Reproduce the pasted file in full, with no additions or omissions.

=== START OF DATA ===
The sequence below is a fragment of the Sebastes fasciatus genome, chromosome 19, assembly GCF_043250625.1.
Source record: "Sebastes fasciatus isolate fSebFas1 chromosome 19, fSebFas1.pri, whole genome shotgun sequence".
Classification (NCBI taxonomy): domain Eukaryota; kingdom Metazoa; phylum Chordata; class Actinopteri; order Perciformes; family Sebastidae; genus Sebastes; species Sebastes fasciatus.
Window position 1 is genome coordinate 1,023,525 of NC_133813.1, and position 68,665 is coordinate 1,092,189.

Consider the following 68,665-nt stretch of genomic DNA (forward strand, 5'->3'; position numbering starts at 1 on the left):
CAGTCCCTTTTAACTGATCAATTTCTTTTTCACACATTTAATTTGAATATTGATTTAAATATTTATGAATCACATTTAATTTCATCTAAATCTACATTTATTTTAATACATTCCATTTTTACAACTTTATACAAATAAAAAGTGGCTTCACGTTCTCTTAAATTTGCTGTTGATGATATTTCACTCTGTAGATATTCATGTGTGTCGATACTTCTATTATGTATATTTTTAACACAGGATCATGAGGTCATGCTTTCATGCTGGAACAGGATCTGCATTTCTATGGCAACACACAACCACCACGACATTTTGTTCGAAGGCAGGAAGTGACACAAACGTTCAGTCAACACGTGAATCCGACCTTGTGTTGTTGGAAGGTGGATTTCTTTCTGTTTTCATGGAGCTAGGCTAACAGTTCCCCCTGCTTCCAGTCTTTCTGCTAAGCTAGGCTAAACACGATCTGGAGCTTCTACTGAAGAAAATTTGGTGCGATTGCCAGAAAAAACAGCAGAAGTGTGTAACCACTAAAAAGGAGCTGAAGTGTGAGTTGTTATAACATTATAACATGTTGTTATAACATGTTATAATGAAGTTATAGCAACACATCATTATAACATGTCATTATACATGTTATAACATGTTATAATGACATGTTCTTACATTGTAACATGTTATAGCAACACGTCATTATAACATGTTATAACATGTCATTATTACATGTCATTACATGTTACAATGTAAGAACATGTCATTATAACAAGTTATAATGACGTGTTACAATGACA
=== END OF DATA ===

The sequence below is a fragment of the Sebastes fasciatus genome, chromosome 19, assembly GCF_043250625.1.
Source record: "Sebastes fasciatus isolate fSebFas1 chromosome 19, fSebFas1.pri, whole genome shotgun sequence".
Classification (NCBI taxonomy): domain Eukaryota; kingdom Metazoa; phylum Chordata; class Actinopteri; order Perciformes; family Sebastidae; genus Sebastes; species Sebastes fasciatus.
Window position 1 is genome coordinate 1,023,525 of NC_133813.1, and position 68,665 is coordinate 1,092,189.

Consider the following 68,665-nt stretch of genomic DNA (forward strand, 5'->3'; position numbering starts at 1 on the left):
CAGTCCCTTTTAACTGATCAATTTCTTTTTCACACATTTAATTTGAATATTGATTTAAATATTTATGAATCACATTTAATTTCATCTAAATCTACATTTATTTTAATACATTCCATTTTTACAACTTTATACAAATAAAAAGTGGCTTCACGTTCTCTTAAATTTGCTGTTGATGATATTTCACTCTGTAGATATTCATGTGTGTCGATACTTCTATTATGTATATTTTTAACACAGGATCATGAGGTCATGCTTTCATGCTGGAACAGGATCTGCATTTCTATGGCAACACACAACCACCACGACATTTTGTTCGAAGGCAGGAAGTGACACAAACGTTCAGTCAACACGTGAATCCGACCTTGTGTTGTTGGAAGGTGGATTTCTTTCTGTTTTCATGGAGCTAGGCTAACAGTTCCCCCTGCTTCCAGTCTTTCTGCTAAGCTAGGCTAAACACGATCTGGAGCTTCTACTGAAGAAAATTTGGTGCGATTGCCAGAAAAAACAGCAGAAGTGTGTAACCACTAAAAAGGAGCTGAAGTGTGAGTTGTTATAACATTATAACATGTTGTTATAACATGTTATAATGAAGTTATAGCAACACATCATTATAACATGTCATTATACATGTTATAACATGTTATAATGACATGTTCTTACATTGTAACATGTTATAGCAACACGTCATTATAACATGTTATAACATGTCATTATTACATGTCATTACATGTTACAATGTAAGAACATGTCATTATAACAAGTTATAATGACGTGTTACAATGACA